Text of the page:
Whereas I can't deny that it's a cool idea that we have been able to become part of this community and can earn rewards for "creating content," I'd like to think that there's more to life than just earning a few cents as a result of "doing whatever."
I'll be the first to confess that I have crated a lot of posts here that might fall under the heading "doing whatever," by which I mean just posting "something" that came to mind when I sat down at the keyboard... but without that "something" being part of a tangible and objective whole presentation.
Hell, my CAT's (@curatorcat) blog has more purpose and focus than mine!
I feel slightly awkward writing these lines, as I have always been big into telling people to treat their online content as part of a bigger picture of developing a personal brand. Based on that, I would be busy creating "Brand Mish-Mash."
On the other land, this thing being called "Lifestyle Blogging" does leave itself open to topics from all over the map, and is by no means just limited to those with aspirations of being the next Martha Stewart. Sans the prison cell...
I realize that I do use my blog for just sharing random musings about life and events unfolding around me... so I could say that one of the USES of it is to simply engage in cathartic writing... an activity I have pursued since my teen years.
And I suppose that's fair enough.
One of the things I've been considering making part of my blog is the result of scanning old family photos from the early 1900's (and before) and using this as a fairly permanent repository.
I always felt that the (in)famous "immutability" of the blockchain would lend itself well to the archival storage of information you want to be there in perpetuity.
Kinda makes me wish Hive actually had a Genealogy community, specifically for such types of content.
But then I got to thinking... is that really a good use case, here? After all, I'm not even entirely sure that the images in our posts are actually stored on the blockchain... aren't they just referenced from our posts? In which case, it would be no different than storing the photos with AWS (Amazon Web Services) or on my Microsoft OneDrive.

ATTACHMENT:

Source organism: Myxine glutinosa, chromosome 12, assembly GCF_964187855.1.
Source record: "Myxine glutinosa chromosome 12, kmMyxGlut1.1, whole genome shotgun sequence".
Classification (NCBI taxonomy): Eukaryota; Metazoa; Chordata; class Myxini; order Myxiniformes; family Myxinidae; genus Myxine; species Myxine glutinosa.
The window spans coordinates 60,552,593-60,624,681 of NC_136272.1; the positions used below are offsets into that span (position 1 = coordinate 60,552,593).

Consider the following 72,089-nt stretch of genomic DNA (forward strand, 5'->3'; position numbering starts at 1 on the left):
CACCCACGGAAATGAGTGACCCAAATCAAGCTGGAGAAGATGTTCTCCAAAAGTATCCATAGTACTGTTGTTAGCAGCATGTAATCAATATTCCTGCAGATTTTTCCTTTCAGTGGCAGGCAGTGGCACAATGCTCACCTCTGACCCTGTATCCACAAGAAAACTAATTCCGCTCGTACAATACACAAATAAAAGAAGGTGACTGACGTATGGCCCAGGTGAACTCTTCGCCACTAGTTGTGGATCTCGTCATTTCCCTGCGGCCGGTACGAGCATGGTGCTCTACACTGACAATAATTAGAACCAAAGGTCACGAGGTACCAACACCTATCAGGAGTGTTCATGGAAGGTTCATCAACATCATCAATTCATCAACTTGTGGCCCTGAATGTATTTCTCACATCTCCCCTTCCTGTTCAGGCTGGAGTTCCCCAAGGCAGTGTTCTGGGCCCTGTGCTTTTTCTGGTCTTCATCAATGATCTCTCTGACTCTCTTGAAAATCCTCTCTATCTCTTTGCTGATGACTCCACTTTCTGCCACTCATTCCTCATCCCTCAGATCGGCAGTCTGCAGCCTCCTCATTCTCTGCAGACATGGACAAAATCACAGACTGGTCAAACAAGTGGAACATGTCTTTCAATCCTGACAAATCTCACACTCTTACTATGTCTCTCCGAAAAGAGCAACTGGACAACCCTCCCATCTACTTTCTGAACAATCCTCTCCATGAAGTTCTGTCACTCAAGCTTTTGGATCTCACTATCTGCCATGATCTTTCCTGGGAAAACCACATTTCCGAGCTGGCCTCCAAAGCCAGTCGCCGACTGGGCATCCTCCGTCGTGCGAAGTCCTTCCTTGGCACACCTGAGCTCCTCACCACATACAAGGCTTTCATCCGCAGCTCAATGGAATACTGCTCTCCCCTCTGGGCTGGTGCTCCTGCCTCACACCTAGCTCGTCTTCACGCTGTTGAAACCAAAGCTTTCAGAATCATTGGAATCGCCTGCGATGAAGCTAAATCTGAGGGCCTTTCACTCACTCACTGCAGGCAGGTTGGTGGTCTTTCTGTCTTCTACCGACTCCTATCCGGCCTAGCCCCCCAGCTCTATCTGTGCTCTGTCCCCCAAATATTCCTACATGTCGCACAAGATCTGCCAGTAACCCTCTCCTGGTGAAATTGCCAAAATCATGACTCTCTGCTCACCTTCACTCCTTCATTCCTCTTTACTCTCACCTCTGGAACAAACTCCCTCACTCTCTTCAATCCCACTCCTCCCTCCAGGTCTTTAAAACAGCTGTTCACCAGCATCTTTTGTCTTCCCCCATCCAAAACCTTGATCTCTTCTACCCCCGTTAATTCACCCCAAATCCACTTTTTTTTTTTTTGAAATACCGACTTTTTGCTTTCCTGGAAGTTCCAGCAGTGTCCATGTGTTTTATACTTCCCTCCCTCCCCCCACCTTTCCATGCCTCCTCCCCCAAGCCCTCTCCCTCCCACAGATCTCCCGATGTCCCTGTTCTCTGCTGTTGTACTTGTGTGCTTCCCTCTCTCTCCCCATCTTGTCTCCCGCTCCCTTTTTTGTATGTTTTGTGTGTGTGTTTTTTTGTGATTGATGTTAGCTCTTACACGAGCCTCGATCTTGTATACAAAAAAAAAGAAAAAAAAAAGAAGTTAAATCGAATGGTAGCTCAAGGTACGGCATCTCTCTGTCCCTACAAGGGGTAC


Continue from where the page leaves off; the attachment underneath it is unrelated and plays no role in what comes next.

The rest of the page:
After all, venues like RootsWeb and FamilySearch and other host databases that are mindblowingly huge. As in multiple images for 15 million unique records, and beyond. Which brings to mind the overall question of reconciling the immutability of blockchains with the need to track ridiculously huge databases of (for example) images.
How does that all work together? As you can tell, I am not a tech geek.
A New Month is at Hand
Hard to believe it will already be February in many parts of the world, by the time I click the "publish" button. Wasn't it just the New Year?
Means tomorrow is going to be for end-of-month summarizing and stock taking. Also means I get to persuade myself — once again — to forge ahead with renewed determination.
I was watching a presentation by someone I otherwise don't much care for, but he does know a lot about human psychology... and one of the observations he made that really struck home was that most mental illness can actually be tracked back to some point where a person felt overloaded enough to "break." Rings true. We don't spend as much time talking to spiderwebs and invisible friends when we feel happy, relaxed and fully engaged as we do when every day feels like another iteration of Sisyphus pushing the boulder up the hill... lather rinse repeat. And while we're doing that, our dog dies, and we get fired, and our spouse leaves us for someone 25 years younger.
Recipe for lasting mental illness, not just stress.
Well, enough about that... Thanks for reading, and welcome to a new month!
*How about YOU? Do you have a specific "use" or purpose" for your blog? Are you trying to create anything in particular? Any interest in Genealogy? Would that be a good Hive/blockchain application? Comments, feedback and other interaction is invited and welcomed! Because — after all — SOCIAL content is about interacting, right? Leave a comment — share your experiences — be part of the conversation!
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Created at 20210131 22:02 PST